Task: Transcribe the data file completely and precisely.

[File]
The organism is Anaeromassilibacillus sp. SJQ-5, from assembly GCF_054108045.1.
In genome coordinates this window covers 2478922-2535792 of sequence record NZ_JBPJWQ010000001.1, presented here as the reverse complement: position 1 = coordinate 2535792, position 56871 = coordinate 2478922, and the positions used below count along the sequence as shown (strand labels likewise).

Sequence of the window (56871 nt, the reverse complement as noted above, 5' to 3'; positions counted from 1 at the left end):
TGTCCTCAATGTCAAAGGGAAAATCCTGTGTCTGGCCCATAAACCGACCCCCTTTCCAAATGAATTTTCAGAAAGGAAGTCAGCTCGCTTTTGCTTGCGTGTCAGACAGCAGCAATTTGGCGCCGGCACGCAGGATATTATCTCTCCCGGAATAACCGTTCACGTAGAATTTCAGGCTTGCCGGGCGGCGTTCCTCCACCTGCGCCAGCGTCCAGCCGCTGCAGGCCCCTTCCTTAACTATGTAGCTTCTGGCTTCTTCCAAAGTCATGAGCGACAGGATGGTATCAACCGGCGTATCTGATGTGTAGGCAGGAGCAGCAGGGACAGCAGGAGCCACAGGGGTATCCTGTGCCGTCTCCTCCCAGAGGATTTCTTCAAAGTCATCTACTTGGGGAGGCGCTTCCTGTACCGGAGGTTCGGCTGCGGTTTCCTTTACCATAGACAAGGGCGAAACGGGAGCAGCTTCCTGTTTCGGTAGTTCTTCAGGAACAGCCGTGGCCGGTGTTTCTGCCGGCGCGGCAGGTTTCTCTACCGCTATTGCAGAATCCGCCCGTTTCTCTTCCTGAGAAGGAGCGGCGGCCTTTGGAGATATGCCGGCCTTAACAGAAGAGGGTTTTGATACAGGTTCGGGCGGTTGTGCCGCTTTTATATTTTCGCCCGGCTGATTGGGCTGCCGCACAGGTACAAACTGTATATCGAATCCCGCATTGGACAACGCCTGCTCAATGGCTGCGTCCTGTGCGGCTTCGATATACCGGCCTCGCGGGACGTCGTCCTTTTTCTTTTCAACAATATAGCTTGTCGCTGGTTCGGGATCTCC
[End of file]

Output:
The organism is Anaeromassilibacillus sp. SJQ-5, from assembly GCF_054108045.1.
In genome coordinates this window covers 2478922-2535792 of sequence record NZ_JBPJWQ010000001.1, presented here as the reverse complement: position 1 = coordinate 2535792, position 56871 = coordinate 2478922, and the positions used below count along the sequence as shown (strand labels likewise).

Sequence of the window (56871 nt, the reverse complement as noted above, 5' to 3'; positions counted from 1 at the left end):
TGTCCTCAATGTCAAAGGGAAAATCCTGTGTCTGGCCCATAAACCGACCCCCTTTCCAAATGAATTTTCAGAAAGGAAGTCAGCTCGCTTTTGCTTGCGTGTCAGACAGCAGCAATTTGGCGCCGGCACGCAGGATATTATCTCTCCCGGAATAACCGTTCACGTAGAATTTCAGGCTTGCCGGGCGGCGTTCCTCCACCTGCGCCAGCGTCCAGCCGCTGCAGGCCCCTTCCTTAACTATGTAGCTTCTGGCTTCTTCCAAAGTCATGAGCGACAGGATGGTATCAACCGGCGTATCTGATGTGTAGGCAGGAGCAGCAGGGACAGCAGGAGCCACAGGGGTATCCTGTGCCGTCTCCTCCCAGAGGATTTCTTCAAAGTCATCTACTTGGGGAGGCGCTTCCTGTACCGGAGGTTCGGCTGCGGTTTCCTTTACCATAGACAAGGGCGAAACGGGAGCAGCTTCCTGTTTCGGTAGTTCTTCAGGAACAGCCGTGGCCGGTGTTTCTGCCGGCGCGGCAGGTTTCTCTACCGCTATTGCAGAATCCGCCCGTTTCTCTTCCTGAGAAGGAGCGGCGGCCTTTGGAGATATGCCGGCCTTAACAGAAGAGGGTTTTGATACAGGTTCGGGCGGTTGTGCCGCTTTTATATTTTCGCCCGGCTGATTGGGCTGCCGCACAGGTACAAACTGTATATCGAATCCCGCATTGGACAACGCCTGCTCAATGGCTGCGTCCTGTGCGGCTTCGATATACCGGCCTCGCGGGACGTCGTCCTTTTTCTTTTCAACAATATAGCTTGTCGCTGGTTCGGGATCTCC